This brief tutorial explains what is Nerd Fonts project, how to install Nerd Fonts in Linux and how to add glyphs (icons and symbols) in your code or simply print the icons in the shell with Nerd Fonts.
Nerd Fonts – The developer targeted patched fonts
Nerd Fonts is a project to create patched fonts. A patched font is a font that has a bunch of icons patched into it. Nerd Fonts takes popular programming fonts and patches them with a large number of glyphs (icons). The glyphs are added from popular iconic fonts such as Font Awesome, Devicons, Font Logos, Material Design Icons, Powerline Symbols, Octicons, Weather Icons and many others.
Nerd Fonts currently includes 50+ patched and ready to use best developer fonts. All the patched fonts have 3,600+ icons and symbols combined from popular icon sets. The Nerd Fonts project also has a Font Patcher script which allows you to create your own customized patched fonts. It is a free and open source project hosted in GitHub.
Install Nerd Fonts On Linux
Installing Nerd Fonts is as same as you normally would install fonts on Linux. Download your preferred nerd font from the official Nerd Fonts download page. Extract the downloaded zip file and copy the fonts to your system’s
fonts folder. The location of your fonts folder varies depending on the Linux distribution you use.
In Debian-based systems like Ubuntu and its derivatives, copy the font files to
/usr/local/share/fonts/ location to install fonts for all users i.e. system-wide. If you want to install fonts for a particular user, copy the fonts to
~/.local/share/fonts/ location. I wanted to install fonts for my current user account only, so I copied the fonts files to
You can also do it from command line like below. Use
curl to download the font files. Extract the zip file using
unzip and then copy the font files to the
fonts directory using
$ wget https://github.com/ryanoasis/nerd-fonts/releases/download/v2.1.0/Hermit.zip
$ unzip Hermit.zip
$ cp ~/Downloads/Hermit/Hurmit*.otf ~/.local/share/fonts/
If you have a lot of fonts, you can use sub-directories to organize the font collection.
Nerd Fonts are also packaged for Arch Linux and available in AUR. Install any nerd font using an AUR helper program, for example Yay, like below:
$ yay -S nerd-fonts-hermit
After copying or installing the fonts, run the following command to build font information cache files for applications using
fontconfig for their font handling.:
$ fc-cache -fv
/usr/share/fonts/type1: caching, new cache contents: 0 fonts, 2 dirs /usr/share/fonts/type1/gsfonts: caching, new cache contents: 35 fonts, 0 dirs /usr/share/fonts/type1/urw-base35: caching, new cache contents: 35 fonts, 0 dirs /usr/local/share/fonts: caching, new cache contents: 0 fonts, 0 dirs /home/sk/.local/share/fonts: caching, new cache contents: 68 fonts, 0 dirs [...]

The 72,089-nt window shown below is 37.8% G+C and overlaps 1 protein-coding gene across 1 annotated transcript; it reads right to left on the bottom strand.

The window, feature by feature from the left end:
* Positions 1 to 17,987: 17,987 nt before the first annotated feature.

Similarly, download the other fonts and move them all to system’s
fonts directory and update the font cache.
Verify if a specific font is added or not from command line using
$ ls ~/.local/share/fonts/ | grep Hurmit
Hurmit Bold Nerd Font Complete Mono.otf Hurmit Bold Nerd Font Complete Mono Windows Compatible.otf Hurmit Bold Nerd Font Complete.otf Hurmit Bold Nerd Font Complete Windows Compatible.otf Hurmit Light Nerd Font Complete Mono.otf Hurmit Light Nerd Font Complete Mono Windows Compatible.otf Hurmit Light Nerd Font Complete.otf Hurmit Light Nerd Font Complete Windows Compatible.otf Hurmit Medium Nerd Font Complete Mono.otf Hurmit Medium Nerd Font Complete Mono Windows Compatible.otf Hurmit Medium Nerd Font Complete.otf Hurmit Medium Nerd Font Complete Windows Compatible.otf
List all available fonts in your system using command:
Add Glyphs In Your Code With Nerd Fonts
Once the Nerd fonts are added to your system, you can literally use them anywhere on your system. I tried Nerd Fonts in Deepin Terminal, GNOME terminal, gedit, and Gimp. All worked just fine and I can be able to add different types of icons and symbols in the text and the code.
Go to the Nerd Fonts cheatsheet where you can find a lot of icons and symbols and pick a icon you want to use. There is a Search bar available to quickly search for a specific icon or symbol. To show all available icon sets, place the mouse cursor in the search bar and hit ENTER.
To copy an icon or symbol, just hover the mouse over it and click Icon or Class or Hex code to copy it.
Paste the copied icon wherever you want.
You can also copy the class and paste the code in your
HTML code. Here are two examples for your reference.
I really <i class="nf nf-fa-heart"></i> <i class="nf nf-custom-vim"></i>
I use <i class="nf nf-linux-archlinux"></i> btw.
Print icons and symbols in Shell using Nerd Fonts scripts
If you don’t want to copy the glyphs from the Nerd Fonts cheatsheet web page, use the Nerd Fonts scripts to directly print the icons/symbols in your shell and then copy them to your code or wherever you want.
Download the scripts provided here and save them in
~/.local/share/fonts/ directory. I am going to download Font Linux icons using command:
$ wget https://raw.githubusercontent.com/ryanoasis/nerd-fonts/master/bin/scripts/lib/i_linux.sh -P ~/.local/share/fonts/
Source the download script:
$ source ~/.local/share/fonts/i_linux.sh
Verify if you can able to print the icons in the Terminal using any one of the following commands:
$ echo $i_linux_archlinux
$ echo $i_linux_centos
$ echo $i_linux_debian
$ echo $i_linux_fedora
$ echo $i_linux_ubuntu
As stated already, there are currently 50+ patched fonts available to use. If your favorite font isn’t already patched, you can patch it using Font Patcher script made by the Nerd Fonts author. For more details, refer the project links given below.